Thursday, December 2, 2010

Competition and Craft Beer in Brazil

In a comment to my post and question about the anti-competitive beer market in Brazil yesterday (I had noticed that a lot of bars seem to be tied houses), Renato Todorov provides some compelling information:

Unfortunately I have to answer with a big yes to your question about our bars being tied to major companies like AB-Inbev, owner of the Brahma Chopp you've tasted. Not only the bars but I can say for sure that mostly restaurants are tied too. The big companies here have a huge power on all instances, including political. Just to give an idea of that political power, we have very strict laws here in Brazil that ties the microbreweries hands. For example, to have a new beer on the market, the brewery have to get a licence for that beer with our Department of Agriculture (equivalent to your USDA). The fact is that this licence can take, believe me, YEARS to happens. Until there, you just cannot sell your new beer.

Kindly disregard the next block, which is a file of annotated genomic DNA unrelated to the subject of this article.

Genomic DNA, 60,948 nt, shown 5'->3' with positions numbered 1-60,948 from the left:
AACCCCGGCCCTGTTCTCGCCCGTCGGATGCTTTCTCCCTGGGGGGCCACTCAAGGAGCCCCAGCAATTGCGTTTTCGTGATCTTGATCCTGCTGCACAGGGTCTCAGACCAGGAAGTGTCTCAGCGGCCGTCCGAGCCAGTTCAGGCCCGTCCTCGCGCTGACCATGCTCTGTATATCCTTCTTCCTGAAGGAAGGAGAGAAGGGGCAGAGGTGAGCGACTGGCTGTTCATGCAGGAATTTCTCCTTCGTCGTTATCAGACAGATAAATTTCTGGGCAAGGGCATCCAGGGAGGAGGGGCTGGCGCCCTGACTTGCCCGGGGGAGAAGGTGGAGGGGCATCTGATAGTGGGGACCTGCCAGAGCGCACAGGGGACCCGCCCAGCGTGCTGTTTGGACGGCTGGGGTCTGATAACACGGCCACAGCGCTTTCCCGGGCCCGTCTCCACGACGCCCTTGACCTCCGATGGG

Besides that, the ammount of money the large companies pays the bars, restaurants and supermarkets are considerable and, nowadays, is already part of their budget.
It's a very bad scenario but that's our reality, that's why the craft beers are so underground here. Sad but true!

We (the beer enthusiasts) are trying to make our part, by supporting the local breweries and sharing as much information as we can, on blogs, social networks and with our macro-beers drinker friends. I hope someday we can have craft beers all over the place here.


Jeff at Beervana knows more about the history of big beer in the US, but this makes me think of how fortunate US beer makers are to have a relatively open system generally free of corruption. Yes, I know that the distributor and retailer relationships can be cozy, but this gives a lot of perspective, doesn't it?

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